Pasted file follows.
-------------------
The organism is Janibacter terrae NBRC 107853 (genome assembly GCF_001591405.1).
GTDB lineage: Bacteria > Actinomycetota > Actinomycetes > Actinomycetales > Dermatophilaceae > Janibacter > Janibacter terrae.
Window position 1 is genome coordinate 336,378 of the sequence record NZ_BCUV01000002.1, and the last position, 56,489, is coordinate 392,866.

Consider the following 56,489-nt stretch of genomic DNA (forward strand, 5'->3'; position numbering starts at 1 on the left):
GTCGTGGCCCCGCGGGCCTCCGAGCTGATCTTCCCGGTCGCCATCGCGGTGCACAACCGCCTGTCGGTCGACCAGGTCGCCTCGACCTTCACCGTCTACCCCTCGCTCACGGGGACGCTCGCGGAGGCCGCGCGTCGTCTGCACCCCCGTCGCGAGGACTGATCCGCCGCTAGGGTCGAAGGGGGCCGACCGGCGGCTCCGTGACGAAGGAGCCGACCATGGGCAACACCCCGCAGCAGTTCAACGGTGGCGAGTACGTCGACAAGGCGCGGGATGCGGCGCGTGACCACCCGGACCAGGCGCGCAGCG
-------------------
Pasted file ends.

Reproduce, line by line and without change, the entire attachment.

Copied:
The organism is Janibacter terrae NBRC 107853 (genome assembly GCF_001591405.1).
GTDB lineage: Bacteria > Actinomycetota > Actinomycetes > Actinomycetales > Dermatophilaceae > Janibacter > Janibacter terrae.
Window position 1 is genome coordinate 336,378 of the sequence record NZ_BCUV01000002.1, and the last position, 56,489, is coordinate 392,866.

Consider the following 56,489-nt stretch of genomic DNA (forward strand, 5'->3'; position numbering starts at 1 on the left):
GTCGTGGCCCCGCGGGCCTCCGAGCTGATCTTCCCGGTCGCCATCGCGGTGCACAACCGCCTGTCGGTCGACCAGGTCGCCTCGACCTTCACCGTCTACCCCTCGCTCACGGGGACGCTCGCGGAGGCCGCGCGTCGTCTGCACCCCCGTCGCGAGGACTGATCCGCCGCTAGGGTCGAAGGGGGCCGACCGGCGGCTCCGTGACGAAGGAGCCGACCATGGGCAACACCCCGCAGCAGTTCAACGGTGGCGAGTACGTCGACAAGGCGCGGGATGCGGCGCGTGACCACCCGGACCAGGCGCGCAGCG